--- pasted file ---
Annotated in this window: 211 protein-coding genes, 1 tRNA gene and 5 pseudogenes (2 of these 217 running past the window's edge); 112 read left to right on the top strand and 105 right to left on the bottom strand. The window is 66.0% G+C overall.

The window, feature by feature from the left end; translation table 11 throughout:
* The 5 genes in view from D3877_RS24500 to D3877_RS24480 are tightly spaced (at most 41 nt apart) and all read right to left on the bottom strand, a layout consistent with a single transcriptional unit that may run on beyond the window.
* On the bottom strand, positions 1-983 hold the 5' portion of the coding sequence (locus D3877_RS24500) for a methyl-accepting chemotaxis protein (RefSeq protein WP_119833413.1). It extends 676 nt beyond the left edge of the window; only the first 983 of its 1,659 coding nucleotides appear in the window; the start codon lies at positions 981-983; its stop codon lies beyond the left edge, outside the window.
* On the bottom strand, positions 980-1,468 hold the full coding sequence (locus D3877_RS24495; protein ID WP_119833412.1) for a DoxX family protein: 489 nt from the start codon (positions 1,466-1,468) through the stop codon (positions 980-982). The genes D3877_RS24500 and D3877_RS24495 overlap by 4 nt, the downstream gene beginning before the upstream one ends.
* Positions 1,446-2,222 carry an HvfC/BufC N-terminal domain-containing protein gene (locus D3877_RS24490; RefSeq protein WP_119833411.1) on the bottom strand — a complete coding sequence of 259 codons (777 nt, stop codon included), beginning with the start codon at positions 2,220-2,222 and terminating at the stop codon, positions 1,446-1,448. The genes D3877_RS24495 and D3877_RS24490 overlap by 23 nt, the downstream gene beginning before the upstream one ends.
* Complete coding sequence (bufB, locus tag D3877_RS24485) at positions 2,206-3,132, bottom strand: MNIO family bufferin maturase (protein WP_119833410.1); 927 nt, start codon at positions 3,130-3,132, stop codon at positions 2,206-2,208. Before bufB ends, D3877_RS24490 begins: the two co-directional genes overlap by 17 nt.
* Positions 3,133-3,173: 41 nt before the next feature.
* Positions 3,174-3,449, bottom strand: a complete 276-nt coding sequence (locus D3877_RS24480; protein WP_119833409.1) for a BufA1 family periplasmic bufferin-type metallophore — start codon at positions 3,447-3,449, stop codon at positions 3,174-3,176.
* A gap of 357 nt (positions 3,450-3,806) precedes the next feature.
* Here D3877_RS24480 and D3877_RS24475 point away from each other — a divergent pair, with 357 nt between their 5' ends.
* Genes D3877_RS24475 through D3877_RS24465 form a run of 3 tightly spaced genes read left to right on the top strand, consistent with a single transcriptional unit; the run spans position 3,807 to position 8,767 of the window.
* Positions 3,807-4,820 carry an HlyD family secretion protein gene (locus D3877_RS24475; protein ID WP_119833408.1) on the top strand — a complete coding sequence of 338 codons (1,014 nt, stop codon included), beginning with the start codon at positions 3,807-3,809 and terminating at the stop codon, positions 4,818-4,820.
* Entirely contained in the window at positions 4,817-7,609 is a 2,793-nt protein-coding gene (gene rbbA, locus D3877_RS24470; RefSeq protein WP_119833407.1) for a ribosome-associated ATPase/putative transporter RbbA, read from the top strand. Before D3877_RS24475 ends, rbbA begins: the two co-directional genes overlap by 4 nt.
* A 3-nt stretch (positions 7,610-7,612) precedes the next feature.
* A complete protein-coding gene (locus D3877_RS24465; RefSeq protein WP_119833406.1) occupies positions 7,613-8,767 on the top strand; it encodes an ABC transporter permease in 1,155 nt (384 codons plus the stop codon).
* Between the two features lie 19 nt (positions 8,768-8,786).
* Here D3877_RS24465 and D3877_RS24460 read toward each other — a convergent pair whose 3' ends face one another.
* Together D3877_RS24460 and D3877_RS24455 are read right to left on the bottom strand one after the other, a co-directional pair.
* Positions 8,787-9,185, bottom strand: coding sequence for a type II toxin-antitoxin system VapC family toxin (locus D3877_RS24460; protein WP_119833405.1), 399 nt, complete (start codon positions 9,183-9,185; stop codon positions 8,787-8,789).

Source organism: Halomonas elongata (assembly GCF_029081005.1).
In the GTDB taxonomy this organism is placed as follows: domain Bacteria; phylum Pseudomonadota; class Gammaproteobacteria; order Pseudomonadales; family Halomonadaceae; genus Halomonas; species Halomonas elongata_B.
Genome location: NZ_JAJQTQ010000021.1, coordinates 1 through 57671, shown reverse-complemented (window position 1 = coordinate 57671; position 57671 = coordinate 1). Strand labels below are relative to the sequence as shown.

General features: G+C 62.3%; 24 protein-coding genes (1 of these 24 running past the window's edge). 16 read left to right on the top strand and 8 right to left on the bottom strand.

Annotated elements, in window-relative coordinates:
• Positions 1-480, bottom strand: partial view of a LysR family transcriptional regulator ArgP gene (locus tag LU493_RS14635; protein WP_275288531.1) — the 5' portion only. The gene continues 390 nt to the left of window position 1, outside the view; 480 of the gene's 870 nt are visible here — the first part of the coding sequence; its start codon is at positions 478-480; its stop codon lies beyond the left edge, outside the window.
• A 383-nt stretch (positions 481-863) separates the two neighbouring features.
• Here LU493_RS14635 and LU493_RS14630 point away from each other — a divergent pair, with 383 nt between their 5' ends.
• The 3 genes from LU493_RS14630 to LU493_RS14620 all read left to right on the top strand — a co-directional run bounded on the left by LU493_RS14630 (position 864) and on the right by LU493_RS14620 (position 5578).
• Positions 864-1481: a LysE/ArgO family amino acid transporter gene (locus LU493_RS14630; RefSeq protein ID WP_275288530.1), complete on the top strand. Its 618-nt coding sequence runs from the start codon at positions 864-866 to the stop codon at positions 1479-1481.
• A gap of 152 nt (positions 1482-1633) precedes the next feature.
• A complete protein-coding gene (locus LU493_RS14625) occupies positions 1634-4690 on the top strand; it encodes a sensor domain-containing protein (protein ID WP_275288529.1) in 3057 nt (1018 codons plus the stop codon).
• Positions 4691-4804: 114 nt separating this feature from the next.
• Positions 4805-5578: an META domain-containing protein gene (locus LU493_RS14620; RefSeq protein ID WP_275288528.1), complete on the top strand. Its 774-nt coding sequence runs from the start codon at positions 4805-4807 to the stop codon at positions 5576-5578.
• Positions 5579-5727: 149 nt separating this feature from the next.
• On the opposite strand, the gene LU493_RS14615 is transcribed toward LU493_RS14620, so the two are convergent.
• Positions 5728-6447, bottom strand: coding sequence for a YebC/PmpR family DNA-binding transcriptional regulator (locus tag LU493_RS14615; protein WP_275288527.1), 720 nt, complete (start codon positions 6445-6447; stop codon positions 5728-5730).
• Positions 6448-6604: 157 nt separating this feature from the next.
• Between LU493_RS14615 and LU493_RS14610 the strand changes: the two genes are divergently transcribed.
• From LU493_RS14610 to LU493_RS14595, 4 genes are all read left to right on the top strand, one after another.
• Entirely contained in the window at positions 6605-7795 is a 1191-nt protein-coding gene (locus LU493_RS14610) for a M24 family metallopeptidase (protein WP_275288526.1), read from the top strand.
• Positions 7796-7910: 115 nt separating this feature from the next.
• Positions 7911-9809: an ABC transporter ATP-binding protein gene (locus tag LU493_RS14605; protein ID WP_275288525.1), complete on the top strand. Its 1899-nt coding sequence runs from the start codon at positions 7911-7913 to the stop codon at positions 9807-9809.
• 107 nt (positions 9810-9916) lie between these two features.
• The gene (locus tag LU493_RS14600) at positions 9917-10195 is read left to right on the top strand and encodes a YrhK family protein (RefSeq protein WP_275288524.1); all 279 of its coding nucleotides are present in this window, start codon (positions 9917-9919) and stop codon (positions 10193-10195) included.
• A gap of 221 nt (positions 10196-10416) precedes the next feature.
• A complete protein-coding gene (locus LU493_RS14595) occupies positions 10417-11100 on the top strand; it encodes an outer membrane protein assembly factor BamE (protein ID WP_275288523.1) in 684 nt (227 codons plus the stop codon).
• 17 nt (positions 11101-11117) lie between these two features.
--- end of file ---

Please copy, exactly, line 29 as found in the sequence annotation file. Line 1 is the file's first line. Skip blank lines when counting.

• The 3 genes from LU493_RS14630 to LU493_RS14620 all read left to right on the top strand — a co-directional run bounded on the left by LU493_RS14630 (position 864) and on the right by LU493_RS14620 (position 5578).